has no presumptive weight, and the responsibility to make a final determination remains with the
Court. Mathews v. Weber, 423 U.S. 261 (1976). The Court is charged with making a de novo
determination of those portions of the R & R to which specific objection is made. The Court
may accept, reject, or modify, in whole or in part, the recommendation of the Magistrate Judge.
28 U.S.C. § 636(b)(1).
The role of the federal judiciary in the administrative scheme established by the Social
Security Act is a limited one. The Act provides that the "findings of the Commissioner of Social
Security as to any fact, if supported by substantial evidence, shall be conclusive." 42 U.S.C.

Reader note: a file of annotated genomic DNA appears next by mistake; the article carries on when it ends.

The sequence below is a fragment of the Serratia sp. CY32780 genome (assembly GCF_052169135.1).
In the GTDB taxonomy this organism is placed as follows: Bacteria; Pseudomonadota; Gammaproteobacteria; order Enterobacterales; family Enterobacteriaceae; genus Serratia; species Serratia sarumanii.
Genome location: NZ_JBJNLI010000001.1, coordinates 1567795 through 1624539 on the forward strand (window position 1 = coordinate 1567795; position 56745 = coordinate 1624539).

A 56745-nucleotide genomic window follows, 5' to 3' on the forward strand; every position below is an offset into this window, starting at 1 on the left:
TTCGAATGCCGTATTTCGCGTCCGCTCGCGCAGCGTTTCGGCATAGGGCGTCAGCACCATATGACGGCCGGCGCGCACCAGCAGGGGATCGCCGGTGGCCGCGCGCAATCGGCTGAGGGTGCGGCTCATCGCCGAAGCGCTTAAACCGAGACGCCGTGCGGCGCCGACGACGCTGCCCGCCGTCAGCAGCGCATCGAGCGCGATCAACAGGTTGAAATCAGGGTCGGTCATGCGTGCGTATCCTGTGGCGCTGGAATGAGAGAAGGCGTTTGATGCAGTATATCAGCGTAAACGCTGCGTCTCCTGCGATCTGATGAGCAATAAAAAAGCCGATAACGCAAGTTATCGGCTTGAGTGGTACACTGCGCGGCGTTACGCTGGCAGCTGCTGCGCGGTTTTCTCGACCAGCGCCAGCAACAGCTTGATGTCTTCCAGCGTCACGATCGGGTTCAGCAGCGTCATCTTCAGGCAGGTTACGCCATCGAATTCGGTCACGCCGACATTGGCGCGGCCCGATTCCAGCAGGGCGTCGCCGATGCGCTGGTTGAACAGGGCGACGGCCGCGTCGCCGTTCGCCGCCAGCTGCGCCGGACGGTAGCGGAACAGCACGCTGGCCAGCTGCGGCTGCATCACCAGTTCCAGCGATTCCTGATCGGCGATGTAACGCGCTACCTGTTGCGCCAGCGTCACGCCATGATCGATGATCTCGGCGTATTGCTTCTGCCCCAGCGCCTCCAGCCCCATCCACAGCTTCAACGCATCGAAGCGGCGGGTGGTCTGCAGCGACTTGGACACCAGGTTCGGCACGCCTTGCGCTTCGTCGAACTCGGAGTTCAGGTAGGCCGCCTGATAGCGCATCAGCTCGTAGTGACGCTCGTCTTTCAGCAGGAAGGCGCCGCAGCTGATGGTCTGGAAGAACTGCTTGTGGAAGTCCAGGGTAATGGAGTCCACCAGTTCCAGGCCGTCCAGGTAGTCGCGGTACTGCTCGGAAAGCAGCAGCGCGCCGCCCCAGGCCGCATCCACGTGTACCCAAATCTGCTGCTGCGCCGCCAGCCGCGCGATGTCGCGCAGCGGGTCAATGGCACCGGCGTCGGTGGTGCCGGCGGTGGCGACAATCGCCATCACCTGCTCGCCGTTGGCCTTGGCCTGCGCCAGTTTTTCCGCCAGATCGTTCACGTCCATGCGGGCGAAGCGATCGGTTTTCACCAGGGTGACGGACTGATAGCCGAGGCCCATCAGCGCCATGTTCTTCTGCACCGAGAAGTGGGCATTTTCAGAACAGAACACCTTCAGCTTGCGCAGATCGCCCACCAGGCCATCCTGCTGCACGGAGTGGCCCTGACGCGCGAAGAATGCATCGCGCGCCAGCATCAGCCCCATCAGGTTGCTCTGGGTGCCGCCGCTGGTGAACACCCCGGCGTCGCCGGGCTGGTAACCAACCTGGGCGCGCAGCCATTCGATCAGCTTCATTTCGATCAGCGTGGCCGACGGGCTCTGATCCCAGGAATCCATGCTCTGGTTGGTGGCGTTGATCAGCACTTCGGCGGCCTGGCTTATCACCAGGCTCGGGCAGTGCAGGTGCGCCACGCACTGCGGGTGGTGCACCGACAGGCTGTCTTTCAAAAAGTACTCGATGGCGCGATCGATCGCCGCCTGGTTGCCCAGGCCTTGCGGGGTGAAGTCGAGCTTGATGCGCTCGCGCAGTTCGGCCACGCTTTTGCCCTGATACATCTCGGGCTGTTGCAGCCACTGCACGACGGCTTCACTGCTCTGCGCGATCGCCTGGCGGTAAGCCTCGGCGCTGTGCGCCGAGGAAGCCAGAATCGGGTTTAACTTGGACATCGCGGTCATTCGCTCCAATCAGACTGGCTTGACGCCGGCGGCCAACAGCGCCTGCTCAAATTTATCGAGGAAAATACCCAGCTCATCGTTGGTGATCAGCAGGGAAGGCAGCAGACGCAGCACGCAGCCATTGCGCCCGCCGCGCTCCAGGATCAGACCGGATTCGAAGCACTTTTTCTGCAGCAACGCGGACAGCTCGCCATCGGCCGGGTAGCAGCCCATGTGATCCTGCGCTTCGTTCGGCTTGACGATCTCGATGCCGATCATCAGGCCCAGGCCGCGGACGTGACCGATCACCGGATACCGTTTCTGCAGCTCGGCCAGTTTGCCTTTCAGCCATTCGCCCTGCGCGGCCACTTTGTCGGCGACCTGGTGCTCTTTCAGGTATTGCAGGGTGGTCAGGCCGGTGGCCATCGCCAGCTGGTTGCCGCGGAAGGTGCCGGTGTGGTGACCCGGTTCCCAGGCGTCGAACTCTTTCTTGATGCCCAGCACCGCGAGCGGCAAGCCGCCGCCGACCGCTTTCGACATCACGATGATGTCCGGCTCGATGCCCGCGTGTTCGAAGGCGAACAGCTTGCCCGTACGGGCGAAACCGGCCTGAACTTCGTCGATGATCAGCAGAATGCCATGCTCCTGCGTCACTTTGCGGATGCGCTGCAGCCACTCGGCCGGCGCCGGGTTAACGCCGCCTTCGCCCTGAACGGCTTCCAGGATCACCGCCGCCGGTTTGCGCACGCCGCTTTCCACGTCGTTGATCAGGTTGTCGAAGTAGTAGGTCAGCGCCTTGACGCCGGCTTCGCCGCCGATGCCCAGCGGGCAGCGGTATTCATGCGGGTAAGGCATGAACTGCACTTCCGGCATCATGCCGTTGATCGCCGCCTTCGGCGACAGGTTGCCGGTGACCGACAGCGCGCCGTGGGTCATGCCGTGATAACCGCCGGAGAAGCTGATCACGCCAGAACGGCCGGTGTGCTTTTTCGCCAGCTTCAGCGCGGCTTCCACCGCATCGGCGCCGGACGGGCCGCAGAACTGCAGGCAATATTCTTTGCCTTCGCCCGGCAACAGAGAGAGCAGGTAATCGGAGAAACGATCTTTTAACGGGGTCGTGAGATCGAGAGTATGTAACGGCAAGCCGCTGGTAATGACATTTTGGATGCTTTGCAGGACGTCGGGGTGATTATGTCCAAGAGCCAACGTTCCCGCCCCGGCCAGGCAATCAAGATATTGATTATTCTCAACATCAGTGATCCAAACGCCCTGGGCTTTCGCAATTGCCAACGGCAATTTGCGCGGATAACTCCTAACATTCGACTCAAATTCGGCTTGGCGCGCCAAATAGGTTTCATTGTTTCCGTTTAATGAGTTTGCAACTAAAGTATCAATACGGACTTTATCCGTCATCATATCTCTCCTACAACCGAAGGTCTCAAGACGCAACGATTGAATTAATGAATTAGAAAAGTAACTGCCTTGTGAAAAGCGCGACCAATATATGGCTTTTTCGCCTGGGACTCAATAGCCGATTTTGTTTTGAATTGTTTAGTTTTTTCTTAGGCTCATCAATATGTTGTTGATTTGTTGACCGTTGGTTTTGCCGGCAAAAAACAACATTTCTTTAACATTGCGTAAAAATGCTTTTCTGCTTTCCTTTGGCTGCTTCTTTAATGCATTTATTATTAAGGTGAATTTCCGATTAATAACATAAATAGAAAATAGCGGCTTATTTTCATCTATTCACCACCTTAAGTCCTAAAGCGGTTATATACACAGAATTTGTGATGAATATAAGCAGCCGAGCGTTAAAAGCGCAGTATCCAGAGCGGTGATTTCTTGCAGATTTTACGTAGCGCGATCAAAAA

§ 405(g). "Substantial evidence has been defined innumerable times as more than a scintilla, but
lessthanpreponderance." Thomasv. Celebrezze, 331 F.2d 541, 543 (4thCir. 1964). This
standard precludes de novo review of the factual circumstances that substitutes the Court's
findings of fact for those of the Commissioner. Vitek v. Finch, 438 F.2d 1157 (4th Cir. 1971).
Although the federal court's review role is a limited one, "it does not follow, however,
that the findings of the administrative agency are to be mechanically accepted. The statutorily
granted right of review contemplates more than an uncritical rubber stamping of the
administrative action." Flack v. Cohen, 413 F.2d 278, 279 (4th Cir. 1969). Further, the
Commissioner's findings of fact are not binding if they were based upon the application of an